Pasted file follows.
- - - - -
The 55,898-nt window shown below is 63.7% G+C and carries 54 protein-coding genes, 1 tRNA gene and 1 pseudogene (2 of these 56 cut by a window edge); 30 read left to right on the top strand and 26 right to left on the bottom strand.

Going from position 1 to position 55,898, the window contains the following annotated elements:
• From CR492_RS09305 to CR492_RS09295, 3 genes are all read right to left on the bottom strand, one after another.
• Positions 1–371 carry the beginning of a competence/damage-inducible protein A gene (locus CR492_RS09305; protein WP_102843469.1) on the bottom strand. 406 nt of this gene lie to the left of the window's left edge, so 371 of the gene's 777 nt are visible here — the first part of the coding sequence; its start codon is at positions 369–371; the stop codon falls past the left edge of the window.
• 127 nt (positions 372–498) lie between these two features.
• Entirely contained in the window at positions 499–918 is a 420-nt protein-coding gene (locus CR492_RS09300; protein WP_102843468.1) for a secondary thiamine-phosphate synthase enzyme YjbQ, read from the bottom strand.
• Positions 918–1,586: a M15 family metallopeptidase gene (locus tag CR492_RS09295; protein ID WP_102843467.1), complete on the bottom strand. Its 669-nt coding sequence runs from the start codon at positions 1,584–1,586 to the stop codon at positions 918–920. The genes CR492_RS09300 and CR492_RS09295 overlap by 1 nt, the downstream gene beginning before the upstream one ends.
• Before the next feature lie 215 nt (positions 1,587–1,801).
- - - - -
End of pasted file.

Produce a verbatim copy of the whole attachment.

The 55,898-nt window shown below is 63.7% G+C and carries 54 protein-coding genes, 1 tRNA gene and 1 pseudogene (2 of these 56 cut by a window edge); 30 read left to right on the top strand and 26 right to left on the bottom strand.

Going from position 1 to position 55,898, the window contains the following annotated elements:
• From CR492_RS09305 to CR492_RS09295, 3 genes are all read right to left on the bottom strand, one after another.
• Positions 1–371 carry the beginning of a competence/damage-inducible protein A gene (locus CR492_RS09305; protein WP_102843469.1) on the bottom strand. 406 nt of this gene lie to the left of the window's left edge, so 371 of the gene's 777 nt are visible here — the first part of the coding sequence; its start codon is at positions 369–371; the stop codon falls past the left edge of the window.
• 127 nt (positions 372–498) lie between these two features.
• Entirely contained in the window at positions 499–918 is a 420-nt protein-coding gene (locus CR492_RS09300; protein WP_102843468.1) for a secondary thiamine-phosphate synthase enzyme YjbQ, read from the bottom strand.
• Positions 918–1,586: a M15 family metallopeptidase gene (locus tag CR492_RS09295; protein ID WP_102843467.1), complete on the bottom strand. Its 669-nt coding sequence runs from the start codon at positions 1,584–1,586 to the stop codon at positions 918–920. The genes CR492_RS09300 and CR492_RS09295 overlap by 1 nt, the downstream gene beginning before the upstream one ends.
• Before the next feature lie 215 nt (positions 1,587–1,801).